School gardens provide an ideal, cross-curriculum, learning environment for students. Students have to plan a garden, picking the most appropriate indoor and outdoor spot. By choosing vegetables that are typical of the given culture students will be able to carry out scientific experiments such as taking soil samples, charting weather patterns, temperature,  determining nutrient requirements for the given plant, etc. In addition they will also examine how the plant is represented in the arts, prose and poetry, painting and sculpture, music, folk art, folklore, etc. These make up the Science and Culture elements of the project.

To do this and to make the students more interested Inquiry Based Learning and Project Based Learning are utilized. The students are thus far more involved in determining the content of their work. Resulting in higher levels of interest and a higher caliber of work.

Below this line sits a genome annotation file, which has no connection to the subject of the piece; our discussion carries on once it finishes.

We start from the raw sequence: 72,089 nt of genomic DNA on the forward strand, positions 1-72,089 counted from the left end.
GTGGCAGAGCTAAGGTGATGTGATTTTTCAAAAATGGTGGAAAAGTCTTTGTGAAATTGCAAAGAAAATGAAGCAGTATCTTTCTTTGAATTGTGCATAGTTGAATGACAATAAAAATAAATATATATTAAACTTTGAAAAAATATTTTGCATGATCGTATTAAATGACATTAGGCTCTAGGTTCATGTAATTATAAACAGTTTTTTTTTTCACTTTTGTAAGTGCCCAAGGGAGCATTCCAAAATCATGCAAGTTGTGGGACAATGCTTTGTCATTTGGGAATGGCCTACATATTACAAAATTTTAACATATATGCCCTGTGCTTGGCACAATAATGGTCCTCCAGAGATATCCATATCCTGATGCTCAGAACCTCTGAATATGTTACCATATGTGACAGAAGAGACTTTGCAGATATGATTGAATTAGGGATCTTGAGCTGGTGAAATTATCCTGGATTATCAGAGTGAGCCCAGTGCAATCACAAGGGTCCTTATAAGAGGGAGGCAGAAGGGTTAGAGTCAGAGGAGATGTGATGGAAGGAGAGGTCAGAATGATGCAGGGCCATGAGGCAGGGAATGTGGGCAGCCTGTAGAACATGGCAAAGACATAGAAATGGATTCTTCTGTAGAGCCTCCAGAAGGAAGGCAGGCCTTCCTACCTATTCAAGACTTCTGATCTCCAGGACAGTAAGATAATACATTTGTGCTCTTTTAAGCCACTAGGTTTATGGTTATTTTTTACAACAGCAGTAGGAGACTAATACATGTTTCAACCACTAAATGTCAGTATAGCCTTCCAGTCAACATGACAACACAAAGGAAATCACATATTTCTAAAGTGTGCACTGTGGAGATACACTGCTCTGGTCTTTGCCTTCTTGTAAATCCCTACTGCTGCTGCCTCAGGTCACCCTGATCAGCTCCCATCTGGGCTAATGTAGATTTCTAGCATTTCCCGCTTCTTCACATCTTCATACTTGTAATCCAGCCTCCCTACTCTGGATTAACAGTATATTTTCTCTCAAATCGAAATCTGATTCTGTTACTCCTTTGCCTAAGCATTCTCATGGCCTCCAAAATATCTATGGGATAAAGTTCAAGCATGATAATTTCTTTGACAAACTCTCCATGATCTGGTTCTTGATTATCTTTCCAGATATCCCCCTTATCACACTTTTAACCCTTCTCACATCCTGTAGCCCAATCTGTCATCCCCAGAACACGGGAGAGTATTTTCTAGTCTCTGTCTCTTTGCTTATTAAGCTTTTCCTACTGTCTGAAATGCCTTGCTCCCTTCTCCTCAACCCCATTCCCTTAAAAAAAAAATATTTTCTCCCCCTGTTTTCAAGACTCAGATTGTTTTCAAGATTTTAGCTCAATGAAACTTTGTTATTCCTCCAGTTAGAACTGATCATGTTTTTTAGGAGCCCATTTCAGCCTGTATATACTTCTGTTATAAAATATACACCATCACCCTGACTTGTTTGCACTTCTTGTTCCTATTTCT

An international element can be implemented as well. One in which partners can compare their results in the Culture and Science blocks using e-Twinning or other means. Further objectives of implying these Good Practices on an international level is for the students to have a better understanding of European values and culture, resulting in them becoming more tolerant and well-rounded European citizens, better problem solving skills.  Carrying out project tasks they will become interested in what the partners schools have done, resulting in communication.